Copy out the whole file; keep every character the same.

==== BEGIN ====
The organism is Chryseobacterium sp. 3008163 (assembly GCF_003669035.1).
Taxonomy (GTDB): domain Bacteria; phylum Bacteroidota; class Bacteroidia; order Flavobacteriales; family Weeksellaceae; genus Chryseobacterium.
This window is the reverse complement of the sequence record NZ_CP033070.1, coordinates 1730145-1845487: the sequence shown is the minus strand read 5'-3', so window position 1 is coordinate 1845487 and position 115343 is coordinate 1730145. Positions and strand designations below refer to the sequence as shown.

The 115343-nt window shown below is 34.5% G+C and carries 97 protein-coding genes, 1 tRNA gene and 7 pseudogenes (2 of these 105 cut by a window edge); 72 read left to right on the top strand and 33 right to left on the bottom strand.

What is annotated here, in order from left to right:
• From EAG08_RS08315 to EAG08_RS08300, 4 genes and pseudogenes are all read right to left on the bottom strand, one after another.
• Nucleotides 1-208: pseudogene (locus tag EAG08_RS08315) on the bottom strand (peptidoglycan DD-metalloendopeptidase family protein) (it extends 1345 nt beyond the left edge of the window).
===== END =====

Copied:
The organism is Chryseobacterium sp. 3008163 (assembly GCF_003669035.1).
Taxonomy (GTDB): domain Bacteria; phylum Bacteroidota; class Bacteroidia; order Flavobacteriales; family Weeksellaceae; genus Chryseobacterium.
This window is the reverse complement of the sequence record NZ_CP033070.1, coordinates 1730145-1845487: the sequence shown is the minus strand read 5'-3', so window position 1 is coordinate 1845487 and position 115343 is coordinate 1730145. Positions and strand designations below refer to the sequence as shown.

The 115343-nt window shown below is 34.5% G+C and carries 97 protein-coding genes, 1 tRNA gene and 7 pseudogenes (2 of these 105 cut by a window edge); 72 read left to right on the top strand and 33 right to left on the bottom strand.

What is annotated here, in order from left to right:
• From EAG08_RS08315 to EAG08_RS08300, 4 genes and pseudogenes are all read right to left on the bottom strand, one after another.
• Nucleotides 1-208: pseudogene (locus tag EAG08_RS08315) on the bottom strand (peptidoglycan DD-metalloendopeptidase family protein) (it extends 1345 nt beyond the left edge of the window).